“I never thought I would be popular at all,” Rick admits. “I can’t predict what I’ll be writing in three months from now, let alone three years from now. I doubt it’ll be very poppy, but it might be.” I wonder aloud how he went from straightforward Robert Johnson blues to a guitar-chicken running around with its head cut off and still making its way safely back to the coop.
“It was about my capabilities. The first records are mostly me, and it was me trying to play all the instruments — which I didn’t because I didn’t play drums. That and I was more into folk music at the time.” As I’m trying to figure out how he started there and ended up here, I mention that his songs, when played acoustic, still sound like country. He admits he loves old country. I tell him I think he sounds like Waylon Jennings with his hair on fire, or like Jeff Mangum from Neutral Milk Hotel trying to beat the shit out of an innocent child — metaphorically. Rick laughs, but he laughs like I’m not crazy instead of laughing like I am.
I’ve always thought the band’s sound — two guitars with less effects than you’d expect, rarely ever playing the same chord — is distinct and unusual but oddly familiar, like when you watch a sitcom set in the 1960s and 1970s and feel at home despite having never been alive during either decade. Guitar harmonies normally feel cheesy to me; in the ‘70s, they were tacky because only bands like Thin Lizzy and Sweet did them, and in the ‘80s, Poison and Ratt did them. There’s no way to not sound tacky if your four biggest comparisons are Poison, Ratt, Sweet, and Thin Lizzy. I ask how Pile pulls off guitar harmonies without sounding bland.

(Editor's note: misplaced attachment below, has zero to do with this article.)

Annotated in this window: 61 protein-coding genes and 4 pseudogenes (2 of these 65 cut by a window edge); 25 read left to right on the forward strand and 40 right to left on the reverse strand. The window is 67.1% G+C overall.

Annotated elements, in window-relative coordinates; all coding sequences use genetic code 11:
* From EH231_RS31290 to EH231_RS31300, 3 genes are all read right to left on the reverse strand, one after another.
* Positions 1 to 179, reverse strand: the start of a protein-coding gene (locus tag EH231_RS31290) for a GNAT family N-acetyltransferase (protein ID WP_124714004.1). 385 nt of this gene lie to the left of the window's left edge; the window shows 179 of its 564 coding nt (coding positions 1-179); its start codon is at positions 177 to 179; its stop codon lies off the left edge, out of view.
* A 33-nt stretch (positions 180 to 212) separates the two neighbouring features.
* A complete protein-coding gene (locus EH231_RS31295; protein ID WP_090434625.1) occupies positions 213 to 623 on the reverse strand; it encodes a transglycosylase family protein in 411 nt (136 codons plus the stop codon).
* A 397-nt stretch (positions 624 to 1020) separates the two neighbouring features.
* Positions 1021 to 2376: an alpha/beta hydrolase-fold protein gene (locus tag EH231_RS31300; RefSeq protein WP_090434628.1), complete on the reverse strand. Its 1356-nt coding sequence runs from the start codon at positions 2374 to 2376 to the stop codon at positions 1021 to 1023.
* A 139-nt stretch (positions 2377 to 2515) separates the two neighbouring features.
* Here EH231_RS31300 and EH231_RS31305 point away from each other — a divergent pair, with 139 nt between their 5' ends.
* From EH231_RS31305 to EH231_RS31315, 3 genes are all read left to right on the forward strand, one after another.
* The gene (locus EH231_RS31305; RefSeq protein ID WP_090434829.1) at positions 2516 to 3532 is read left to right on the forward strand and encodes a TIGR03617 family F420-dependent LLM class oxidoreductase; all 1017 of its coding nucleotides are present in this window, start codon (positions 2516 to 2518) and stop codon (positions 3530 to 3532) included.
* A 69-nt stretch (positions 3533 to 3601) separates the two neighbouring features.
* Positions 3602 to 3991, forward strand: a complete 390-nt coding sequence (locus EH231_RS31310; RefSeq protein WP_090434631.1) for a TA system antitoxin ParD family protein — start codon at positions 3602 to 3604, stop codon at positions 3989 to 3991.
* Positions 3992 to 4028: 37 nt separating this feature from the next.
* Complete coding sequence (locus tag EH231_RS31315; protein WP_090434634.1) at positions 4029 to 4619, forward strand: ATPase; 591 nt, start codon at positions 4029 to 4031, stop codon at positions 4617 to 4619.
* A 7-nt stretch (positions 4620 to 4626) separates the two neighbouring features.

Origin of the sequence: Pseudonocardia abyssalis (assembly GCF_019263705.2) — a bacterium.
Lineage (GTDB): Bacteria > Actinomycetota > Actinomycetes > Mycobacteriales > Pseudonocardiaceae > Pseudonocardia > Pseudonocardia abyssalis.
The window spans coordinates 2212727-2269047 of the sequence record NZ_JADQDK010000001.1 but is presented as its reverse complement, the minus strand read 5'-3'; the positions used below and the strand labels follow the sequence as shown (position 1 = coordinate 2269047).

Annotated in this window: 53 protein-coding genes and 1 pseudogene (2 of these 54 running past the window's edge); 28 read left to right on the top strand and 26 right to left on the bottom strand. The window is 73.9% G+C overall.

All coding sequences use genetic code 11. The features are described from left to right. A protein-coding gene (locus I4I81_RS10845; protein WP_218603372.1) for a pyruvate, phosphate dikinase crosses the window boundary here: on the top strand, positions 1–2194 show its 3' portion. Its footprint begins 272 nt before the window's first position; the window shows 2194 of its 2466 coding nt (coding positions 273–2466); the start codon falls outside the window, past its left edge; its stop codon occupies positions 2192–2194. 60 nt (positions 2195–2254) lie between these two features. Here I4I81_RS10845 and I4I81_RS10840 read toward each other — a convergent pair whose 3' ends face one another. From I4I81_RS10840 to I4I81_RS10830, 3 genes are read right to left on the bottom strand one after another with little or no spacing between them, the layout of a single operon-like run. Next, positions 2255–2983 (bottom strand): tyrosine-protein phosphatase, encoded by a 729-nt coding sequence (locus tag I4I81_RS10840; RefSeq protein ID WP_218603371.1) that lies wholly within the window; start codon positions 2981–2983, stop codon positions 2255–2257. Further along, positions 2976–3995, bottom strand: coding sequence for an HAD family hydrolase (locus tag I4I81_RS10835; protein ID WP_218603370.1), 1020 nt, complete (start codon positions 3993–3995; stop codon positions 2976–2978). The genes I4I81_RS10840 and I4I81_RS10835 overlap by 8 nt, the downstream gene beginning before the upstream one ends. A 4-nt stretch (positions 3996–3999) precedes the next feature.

“Sometimes, when I first play it, I feel like it is cheesy. But I like it enough to not really care,” Rick says. I admire this attitude. I wish I could adopt it as a lifestyle. Maybe that’s why I like Pile. I don’t think that’s why I like Pile; I think I like Pile because it sounds like deranged psychopaths became virtuoso musicians and wrote nursery rhymes for horny adults, or basically because it makes me feel like a teenager. I’m conscious that every time I first hear a Pile song will be a moment I’m later nostalgic for.
Rick can see that I’m admiring his words. He doesn’t seem perturbed by this; he smiles like the leprechaun on the Lucky Charms box. I get the feeling he is as surprised people love his music as I am surprised he is a normal person who likes to play basketball. We start talking about the recording process. You’re Better Than This sounds vintage, but it wasn’t recorded exclusively in live takes. The bass and drums were, but vocals and guitars were overdubbed later. “There’s some bleed on there where you can still hear the original guitar tracks,” Rick admits. “Not as bad as on Magic Isn’t Real. There’s blood all over that one,” he says with a laugh.
I ask him if he cares about what reviews say, and he admits he reads reviews, but doesn’t let himself get caught up in it. He figures that’s bad for his art and his emotions. He tells me he could give his own review of the record; I push him to tell me his feelings. He won’t. He laughs the same way he did after talking about the bleeding microphones on Magic Isn’t Real. I get the feeling he’s never satisfied with things, that he doesn’t revel in the imperfections, but that what bothers him may be what other people love about what he does. I want to ask him if this is true, but I don’t.